Delicate flakes of smoked trout with young spinach smothered in a creamy, pungent horseradish mayo.
Give me a bowl of crispy roast potatoes and a jar of horseradish sauce and I’d be a happy man. As a kid, Sunday lunch meant one thing to me… horseradish sauce time! Never mind the fact that it wasn’t beef I’d be eating, it didn’t matter if it was chicken, lamb, or pork for lunch, if there were roast potatoes then I would be looking for the horseradish sauce.
I’m a guy who loves his spicy condiments – horseradish, any type of mustard, even brown sauce. Surprisingly enough though I have a very low tolerance for chillies and don’t like a curry that’s too hot. It’s a different type of spice and taste. One that gets you on the tongue where horseradish gets you in the nose.
Horseradish the traditional accompaniment for roast beef also works really well with smoked fish and shellfish, crustaceans in particular. This shouldn’t really be much of a surprise seeing as the Japanese serve a lot of their sushi with wasabi, which is a plant from the same family with a similar flavour and a beautiful green luminous colour.
I felt a little cheated when I learned that I’ve probably never tasted real wasabi. The stuff you get here in Ireland is just horseradish with starch and green food colouring added. The real deal is prohibitively expensive and you only find it in the top Japanese restaurants. The reason being it’s difficult to grow and the root takes about 2 years to reach up to six inches in length. I’ve been told that its flavour is more subtle than that of horseradish though.
Whoever named horseradish has got a wicked sense of humour because its tapered white root is actually poisonous to horses. In its raw state, it looks a little like parsnip and if you held it up to your nose and gave it a good sniff you’d be surprised because it has absolutely no smell. It’s only when you peel and finely grate it that it releases its pungent odour.
Ounce peeled be sure to use it straight away. When it’s exposed to air or heat it quickly loses its flavour, smell, and pungency. It also darkens and becomes bitter. If you want to prepare it ahead of time you can cover it in vinegar once you grate it, this is what they do to make the horseradish sauce you’re probably more familiar with.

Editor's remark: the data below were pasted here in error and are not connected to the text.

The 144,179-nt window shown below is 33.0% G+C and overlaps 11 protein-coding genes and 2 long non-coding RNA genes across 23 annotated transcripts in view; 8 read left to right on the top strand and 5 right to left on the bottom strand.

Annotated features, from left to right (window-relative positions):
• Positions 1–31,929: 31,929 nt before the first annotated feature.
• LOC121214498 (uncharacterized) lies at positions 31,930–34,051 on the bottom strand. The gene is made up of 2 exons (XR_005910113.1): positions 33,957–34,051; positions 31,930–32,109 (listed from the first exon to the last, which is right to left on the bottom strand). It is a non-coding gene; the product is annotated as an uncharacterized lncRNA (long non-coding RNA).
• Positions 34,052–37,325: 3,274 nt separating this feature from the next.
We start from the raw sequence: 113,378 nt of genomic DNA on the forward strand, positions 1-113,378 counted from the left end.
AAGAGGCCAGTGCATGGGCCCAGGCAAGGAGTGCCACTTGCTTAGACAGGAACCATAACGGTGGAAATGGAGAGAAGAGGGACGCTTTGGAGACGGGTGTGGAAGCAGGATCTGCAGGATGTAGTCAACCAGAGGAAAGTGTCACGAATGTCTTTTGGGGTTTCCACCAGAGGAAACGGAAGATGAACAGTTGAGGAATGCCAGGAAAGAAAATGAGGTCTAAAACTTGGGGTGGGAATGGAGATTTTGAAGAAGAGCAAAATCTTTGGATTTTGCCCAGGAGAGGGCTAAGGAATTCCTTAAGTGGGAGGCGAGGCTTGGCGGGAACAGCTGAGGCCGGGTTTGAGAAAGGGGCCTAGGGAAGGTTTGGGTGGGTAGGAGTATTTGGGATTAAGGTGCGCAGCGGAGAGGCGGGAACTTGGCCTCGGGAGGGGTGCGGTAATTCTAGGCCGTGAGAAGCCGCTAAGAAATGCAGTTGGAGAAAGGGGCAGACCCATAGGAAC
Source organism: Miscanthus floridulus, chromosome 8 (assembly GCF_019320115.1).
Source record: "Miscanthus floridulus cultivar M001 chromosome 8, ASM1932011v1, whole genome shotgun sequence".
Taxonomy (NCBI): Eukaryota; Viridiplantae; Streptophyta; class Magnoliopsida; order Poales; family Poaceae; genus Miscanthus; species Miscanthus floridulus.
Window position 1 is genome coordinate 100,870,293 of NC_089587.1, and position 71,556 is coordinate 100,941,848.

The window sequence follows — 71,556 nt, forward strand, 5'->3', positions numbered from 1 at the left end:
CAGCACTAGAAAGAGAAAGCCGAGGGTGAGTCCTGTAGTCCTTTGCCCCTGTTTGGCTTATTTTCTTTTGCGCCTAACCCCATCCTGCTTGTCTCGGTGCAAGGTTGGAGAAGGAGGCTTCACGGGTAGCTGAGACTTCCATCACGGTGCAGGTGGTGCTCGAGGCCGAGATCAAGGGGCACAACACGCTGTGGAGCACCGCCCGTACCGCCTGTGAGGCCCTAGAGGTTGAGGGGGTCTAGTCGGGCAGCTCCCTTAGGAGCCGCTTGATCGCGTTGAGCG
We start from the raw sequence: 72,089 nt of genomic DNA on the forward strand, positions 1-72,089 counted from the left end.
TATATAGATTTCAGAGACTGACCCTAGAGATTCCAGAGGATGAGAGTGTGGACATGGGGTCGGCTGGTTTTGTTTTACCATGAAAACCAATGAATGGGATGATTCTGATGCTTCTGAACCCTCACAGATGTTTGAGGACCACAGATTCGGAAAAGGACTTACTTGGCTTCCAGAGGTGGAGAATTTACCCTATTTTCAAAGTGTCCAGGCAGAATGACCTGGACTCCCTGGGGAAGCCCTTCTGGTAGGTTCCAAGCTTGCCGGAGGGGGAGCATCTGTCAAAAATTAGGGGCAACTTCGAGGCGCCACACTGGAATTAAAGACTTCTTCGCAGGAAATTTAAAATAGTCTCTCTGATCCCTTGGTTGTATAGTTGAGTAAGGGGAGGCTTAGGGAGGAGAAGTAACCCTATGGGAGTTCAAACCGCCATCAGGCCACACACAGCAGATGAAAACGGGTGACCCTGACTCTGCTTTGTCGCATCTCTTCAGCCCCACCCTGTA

In the recipe, I used fresh horseradish but it can be difficult to get. If you can’t find any just use the stuff that comes in the jar but you might like to increase the quantity as it doesn’t have the same pungency and strength as the fresh root.
Here the horseradish has been teamed up with zesty lime in mayonnaise that’s been lightened with creme fraiche and been given a slight onion flavour with the addition of chives. Then flakes of cold-smoked rainbow trout have been flaked up and gently folded in.
I always find cold-smoked fish better than hot smoked. It has a much more subtle flavour and a more delicate texture because the fish is still basically raw. Smoked fish is always cured before the smoking process begins. This is to draw out moisture, herbs and spices are often added to the cure at this stage to give the fish a bit of flavour too. The fish is then given a long smoke at 30c for 5 or 6 hours. This leaves the flesh of the fish with a nice smoky flavour while maintaining its delicate texture.
My favourite way to eat this cocktail is to spread it on some french bread that’s been rubbed with olive oil and garlic and then lightly grilled.Print
- 40g fresh horseradish (peeled and grated)
- 50g mayonnaise
- 50g creme fraiche
- zest of 1 lime
- juice of half a lime
- 10g finely chopped chives
- 400g smoked trout
- 2 tablespoons of extra virgin olive oil
- 100g baby spinach
- In a bowl mix together the mayonnaise and creme fraiche.
- Add the lime juice and zest before grating your horseradish and adding it to the mix. Taste the mayonnaise at this stage to make sure you like the strength of the horseradish and if its too mild add a little more.
- Next season the mayonnaise with black pepper, don’t bother with any salt as smoked fish is naturally salty.
- Remove the skin from your smoked trout fillets and flake up the fish into bite size pieces before gently folding it into your mayonnaise.
- To assemble the cocktail toss the spinach in olive oil and place a bed of it in the bottom of each glass. Divide the trout mayo in four and spoon it into the glasses.
- Serve with some french bread that been rubbed in olive oil, garlic and then lightly grilled.
alternative fish – smoked salmon, smoked mackerel, shrimp, prawns, or crab
- Serving Size: serves 4